4. http://spectrum.ieee.org/energywise/energy/renewables/japan-building-worlds-largest-floating-solar-power-plant
  5. https://www.epa.gov/brownfields/brownfield-overview-and-definition
  6. http://microgridmedia.com/massachusetts-pv-project-highlights-benefits-of-solar-brownfields/
  7. http://e360.yale.edu/feature/brown_to_green_a_new_use_for_blighted_industrial_sites/2419/
  8. http://solarflexrack.com/a-simple-guide-to-building-photovoltaic-projects-on-landfills-and-other-waste-heaps/
  9. http://www.crra.org/pages/Press_releases/2013/6-3-2013_CRRA_solar_cells_on_Hartford_landfill.htm

Documentary on Fracking – Shattered Ground Hosted by David Suzuki

The Nature of Things – Shattered Ground

fracking documentary

Sourced through Scoop.it from: www.youtube.com

ShatteredGround

image credit:  (2)

“[…] “Fracking”, or Hydraulic Fracturing, is a new technology that has opened up immense resources of natural gas buried in deep shale beds. The process involves injection of highly-pressurized water, sand and chemicals to shatter underground layers of shale and extract previously inaccessible natural gas.
But the process and its sudden spread across the North American landscape, has become an incredibly divisive issue, ripping apart communities and even families. The backlash to the gas industry is unprecedented, with some countries, Canadian provinces and American states adopting fracking bans and moratoriums. […] “(1)

(1) http://www.cbc.ca/natureofthings/episodes/shattered-ground 

“[…] In Dimock, Pennsylvania, residents found their water contaminated after fracking began nearby.  As it turns out, the cement casings that were meant to prevent the water from escaping had failed, and now all of their water was contaminated.  One man described his daughter’s experience showering in that water:

“My daughter would get in the shower in the morning, and she would have to get out and lay on the floor because she thought she was going to pass out from the methane.  She had eczema on the insides of her arms, hives up and down her body, and she said, ‘I want to have kids some day’.  You know, my job is to protect my kids, how do I protect them from this?” […] “(2)

(2) http://aftw.net/2015/08/31/shattered-ground-review/

See on Scoop.itGreen Energy Technologies & Development

Water Scarcity Drives Global Desalination Requirements, Predicted to Double by 2020

The global desalination capacity will double by 2020, according to a new analysis by Frost & Sullivan.

Sourced through Scoop.it from: www.processingmagazine.com

“[…]  rapid industrialization and urbanization have increased water scarcity in many parts of the world. As drought conditions intensify, desalination is expected to evolve into a long-term solution rather than a temporary fix.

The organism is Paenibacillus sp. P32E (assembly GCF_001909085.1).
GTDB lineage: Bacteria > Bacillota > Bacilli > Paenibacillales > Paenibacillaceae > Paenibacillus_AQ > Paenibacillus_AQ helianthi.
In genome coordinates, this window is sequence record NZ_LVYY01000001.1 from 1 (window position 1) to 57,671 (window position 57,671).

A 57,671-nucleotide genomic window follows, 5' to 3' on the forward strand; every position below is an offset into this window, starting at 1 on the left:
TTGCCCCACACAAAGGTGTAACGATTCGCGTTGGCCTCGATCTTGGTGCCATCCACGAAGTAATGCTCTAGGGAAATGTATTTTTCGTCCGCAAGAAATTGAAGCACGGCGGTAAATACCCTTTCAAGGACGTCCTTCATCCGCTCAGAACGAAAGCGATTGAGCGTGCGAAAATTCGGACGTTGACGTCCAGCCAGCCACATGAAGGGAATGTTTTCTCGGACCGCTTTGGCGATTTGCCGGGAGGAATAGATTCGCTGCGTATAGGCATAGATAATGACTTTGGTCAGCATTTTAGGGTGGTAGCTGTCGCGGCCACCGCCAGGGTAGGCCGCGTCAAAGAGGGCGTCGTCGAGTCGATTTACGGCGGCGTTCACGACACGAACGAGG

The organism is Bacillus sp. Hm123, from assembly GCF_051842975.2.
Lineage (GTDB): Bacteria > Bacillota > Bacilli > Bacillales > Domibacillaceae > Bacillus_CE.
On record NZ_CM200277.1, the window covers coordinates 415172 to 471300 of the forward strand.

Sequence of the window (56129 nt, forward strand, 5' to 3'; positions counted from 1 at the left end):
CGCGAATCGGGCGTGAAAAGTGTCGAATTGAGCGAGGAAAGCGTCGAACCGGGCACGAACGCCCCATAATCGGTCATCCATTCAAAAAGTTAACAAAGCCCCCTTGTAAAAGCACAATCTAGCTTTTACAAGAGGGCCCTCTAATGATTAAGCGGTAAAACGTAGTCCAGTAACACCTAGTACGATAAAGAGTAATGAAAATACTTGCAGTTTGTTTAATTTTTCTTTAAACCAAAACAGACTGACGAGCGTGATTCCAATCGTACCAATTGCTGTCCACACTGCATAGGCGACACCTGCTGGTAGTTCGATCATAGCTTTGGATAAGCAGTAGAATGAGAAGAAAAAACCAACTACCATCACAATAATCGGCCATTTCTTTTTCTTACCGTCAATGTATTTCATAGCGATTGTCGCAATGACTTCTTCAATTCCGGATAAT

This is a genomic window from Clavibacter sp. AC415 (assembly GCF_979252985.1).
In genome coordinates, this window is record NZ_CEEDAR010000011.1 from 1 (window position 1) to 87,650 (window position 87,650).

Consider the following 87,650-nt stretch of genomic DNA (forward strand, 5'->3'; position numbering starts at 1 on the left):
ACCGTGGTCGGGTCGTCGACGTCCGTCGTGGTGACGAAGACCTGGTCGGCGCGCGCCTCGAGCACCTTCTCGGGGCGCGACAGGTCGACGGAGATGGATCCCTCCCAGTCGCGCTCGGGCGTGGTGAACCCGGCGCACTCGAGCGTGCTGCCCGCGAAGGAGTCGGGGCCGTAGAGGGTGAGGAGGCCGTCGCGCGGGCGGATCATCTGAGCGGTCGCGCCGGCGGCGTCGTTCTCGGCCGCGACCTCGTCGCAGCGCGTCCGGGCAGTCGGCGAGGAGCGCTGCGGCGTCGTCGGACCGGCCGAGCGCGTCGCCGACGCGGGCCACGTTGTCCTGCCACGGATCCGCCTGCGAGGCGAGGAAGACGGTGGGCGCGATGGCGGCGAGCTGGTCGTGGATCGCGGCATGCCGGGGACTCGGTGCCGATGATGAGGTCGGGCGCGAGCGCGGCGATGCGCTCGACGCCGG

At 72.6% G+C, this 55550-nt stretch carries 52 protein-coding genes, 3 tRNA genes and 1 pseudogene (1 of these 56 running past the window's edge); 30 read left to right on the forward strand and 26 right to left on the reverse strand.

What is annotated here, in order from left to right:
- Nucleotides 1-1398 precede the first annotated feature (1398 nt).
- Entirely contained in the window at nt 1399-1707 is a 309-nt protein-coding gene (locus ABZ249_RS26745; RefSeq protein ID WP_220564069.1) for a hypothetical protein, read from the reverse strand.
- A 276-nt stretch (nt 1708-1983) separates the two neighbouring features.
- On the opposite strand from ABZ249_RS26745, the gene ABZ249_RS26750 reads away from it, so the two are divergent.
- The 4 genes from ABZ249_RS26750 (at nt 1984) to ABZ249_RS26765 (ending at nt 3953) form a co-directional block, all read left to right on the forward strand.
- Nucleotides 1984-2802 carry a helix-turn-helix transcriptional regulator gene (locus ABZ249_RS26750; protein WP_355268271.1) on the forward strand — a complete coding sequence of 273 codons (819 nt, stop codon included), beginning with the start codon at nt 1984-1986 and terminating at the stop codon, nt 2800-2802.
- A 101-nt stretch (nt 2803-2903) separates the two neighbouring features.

Technology providers can capitalize on this immense potential by developing cost-effective and sustainable solutions, the consulting firm said.

The report states that the global desalination market earned revenues of $11.66 billion in 2015, and this figure is estimated to reach $19.08 billion in 2019. More than 17,000 desalination plants are currently in operation in 150 countries worldwide, a capacity that is predicted to double by the end of the decade.

“Environmentally conscious countries in Europe and the Americas are hesitant to practice desalination owing to its harsh effects on sea water,” noted Vandhana Ravi, independent consultant for Frost & Sullivan’s Environment and Building Technologies unit. “Eco-friendly desalination systems that do not use chemicals will be well-received among municipalities in these regions.”

The report highlights several factors that are holding back adoption in some parts of the world, including lack of regulatory support and the high cost of desalination. The thermal desalination process also releases significant volumes of highly salty liquid brine back into water bodies, impacting the environment. Brine disposal will remain a key challenge until a technology upgrade resolves the issue. […]”

See on Scoop.itGreen Energy Technologies & Development

LA’s Urban Heat Island Effect Alters Weather

Over the last 60 years urban areas of Southern California have lost significant amounts of fog due to the heat created by paved roads and buildings.

Source: www.scpr.org

>” A new study reports that coastal fog in Southern California is on the decline, especially in heavily urbanized areas.

In particular, Los Angeles saw a 63 percent decrease over the last 60 years.

You can blame the heat island effect created by city streets and buildings, said the study’s author Park Williams of Columbia University’s Lamont-Doherty Earth Observatory in New York.

Fog may be a nuisance for drivers, but according to Williams, it also plays a crucial role in hydrating many costal ecosystems.

These include mountains with coastal forests and hillsides covered in chaparral, which easily burns when conditions are too dry.

“They all receive water directly from fog and benefit from the shading of these clouds,” Williams said.